Given the device is not safe, the next subject of Data Security was apt. If the device is not safe, then data must be made secure. David went into to detail about the OS security features, pointing out the flaws with using Keychain. Keychain is only as secure as the device. So if sensitive data is being stored then it is best to encrypt it using a custom method using the CommonCrypto library. David went into more detail covering the preferred encryption algorithms to use such as AES and TripleDES, touching briefly on Password Based Key Derivation Function v2. Overall David’s talk was highly informative and gave a great overview of the security pitfalls of developing for devices in general.
Next up was Eric Meyer from 8th Light presenting a talk on how to test code properly in Cocoa. This is the subject matter that I was most interested in seeing today and Eric did not disappoint. I have had the pleasure of briefly working with Eric so I was sure this would be an informative session. The session took the form of a brief introduction to the two tools Eric would be using, ObjectiveCSlim and OCDSpec. ObjectiveCSlim is an Objective C implementation of the Fitness wiki based acceptance test framework. OCDSpec is an implementation of RSpec (or PHPSpec) in Objective C.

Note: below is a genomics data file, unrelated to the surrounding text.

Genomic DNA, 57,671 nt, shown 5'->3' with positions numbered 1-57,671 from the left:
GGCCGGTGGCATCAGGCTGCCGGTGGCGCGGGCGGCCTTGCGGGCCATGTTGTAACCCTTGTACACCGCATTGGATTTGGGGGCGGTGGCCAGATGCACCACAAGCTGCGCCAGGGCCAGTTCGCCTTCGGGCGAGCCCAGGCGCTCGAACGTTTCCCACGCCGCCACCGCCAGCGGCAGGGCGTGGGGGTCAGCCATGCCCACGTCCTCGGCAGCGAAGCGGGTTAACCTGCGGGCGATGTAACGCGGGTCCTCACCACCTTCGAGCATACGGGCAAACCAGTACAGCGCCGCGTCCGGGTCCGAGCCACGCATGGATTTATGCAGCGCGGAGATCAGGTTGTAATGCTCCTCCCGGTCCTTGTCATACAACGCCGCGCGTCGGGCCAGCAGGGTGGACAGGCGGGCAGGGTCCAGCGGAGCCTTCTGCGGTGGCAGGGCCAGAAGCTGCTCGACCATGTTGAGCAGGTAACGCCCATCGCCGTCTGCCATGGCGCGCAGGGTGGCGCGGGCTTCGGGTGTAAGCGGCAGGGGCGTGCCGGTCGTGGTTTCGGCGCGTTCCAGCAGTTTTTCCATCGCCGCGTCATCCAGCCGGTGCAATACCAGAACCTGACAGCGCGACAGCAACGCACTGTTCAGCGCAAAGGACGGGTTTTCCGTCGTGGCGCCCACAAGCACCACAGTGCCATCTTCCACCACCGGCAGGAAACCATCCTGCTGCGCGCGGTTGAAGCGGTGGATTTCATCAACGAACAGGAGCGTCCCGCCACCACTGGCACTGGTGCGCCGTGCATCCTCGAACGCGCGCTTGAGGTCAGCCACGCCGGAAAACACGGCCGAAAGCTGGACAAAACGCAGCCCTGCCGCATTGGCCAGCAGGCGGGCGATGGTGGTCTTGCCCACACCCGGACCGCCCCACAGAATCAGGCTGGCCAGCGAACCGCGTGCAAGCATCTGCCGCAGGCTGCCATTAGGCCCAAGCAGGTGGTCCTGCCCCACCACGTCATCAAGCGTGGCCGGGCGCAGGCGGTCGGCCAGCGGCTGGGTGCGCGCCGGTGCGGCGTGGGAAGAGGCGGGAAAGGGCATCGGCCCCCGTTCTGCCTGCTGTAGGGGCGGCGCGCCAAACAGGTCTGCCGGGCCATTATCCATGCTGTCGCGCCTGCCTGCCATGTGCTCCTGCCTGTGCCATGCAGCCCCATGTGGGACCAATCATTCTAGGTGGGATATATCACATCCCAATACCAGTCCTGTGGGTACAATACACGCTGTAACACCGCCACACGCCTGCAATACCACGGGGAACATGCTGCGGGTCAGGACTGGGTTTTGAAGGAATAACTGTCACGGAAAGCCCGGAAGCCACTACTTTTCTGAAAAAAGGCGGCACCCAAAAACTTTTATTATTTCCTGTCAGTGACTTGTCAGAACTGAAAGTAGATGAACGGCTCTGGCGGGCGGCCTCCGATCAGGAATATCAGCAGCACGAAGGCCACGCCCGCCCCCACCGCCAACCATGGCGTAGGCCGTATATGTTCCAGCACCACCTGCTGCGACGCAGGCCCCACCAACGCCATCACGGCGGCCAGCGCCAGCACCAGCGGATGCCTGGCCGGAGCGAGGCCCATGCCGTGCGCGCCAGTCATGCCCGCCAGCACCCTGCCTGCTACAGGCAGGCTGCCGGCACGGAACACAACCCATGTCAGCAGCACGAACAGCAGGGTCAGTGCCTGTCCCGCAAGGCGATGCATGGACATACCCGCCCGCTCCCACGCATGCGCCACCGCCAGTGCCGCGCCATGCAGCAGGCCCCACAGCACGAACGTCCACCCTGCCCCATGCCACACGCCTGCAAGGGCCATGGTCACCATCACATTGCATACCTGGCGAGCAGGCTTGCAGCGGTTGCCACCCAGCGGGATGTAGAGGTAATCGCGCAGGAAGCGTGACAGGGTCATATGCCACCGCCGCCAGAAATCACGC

With the introduction to the tools complete, Eric switched into live demonstration mode. Using the board game Mastermind as the use case, Eric demonstrated how to build the ObjectiveCSlim and OCDSpec tests and then implement code against them. Of course this is classic test driven development. Unfortunately there is not a lot to say, other than ObjectiveCSlim looks like it is a great tool for acceptance test verification. OCDSpec is also an interesting tool, although it is very verbose (even awkward) when compared to the implementation in its dynamic language cousins. But this is small criticism. Anyone writing Objective C would be used to this level of verbosity. Eric’s presentation was competent and bar a few minor live demo issues, was delivered without issue. I must give Eric bonus points for doing a live demonstration.
After lunch Jason Van Lue kicked off things with his talk on the mobile design process. This session was aimed squarely at web designers for all devices. The talk provided a walk through some best and worst practices of modern web design, touching on the differences between adaptive and responsive web design. As an aside, it is nice to see responsive design being talked about at conferences right now. Just as progressive enhancement was important in the last decade, responsive design is important in this one. In reality progressive enhancement and graceful degradation sit comfortably with responsive design. They are all members of the same discipline, the web as one platform for all.
Jason’s talk was very well delivered and equally well received. I must be honest that I didn’t learn very much myself, but I’ve spent a lot of time researching this subject matter. I imagine everyone watching who wasn’t aware of these deign concepts benefitted from Jason’s talk.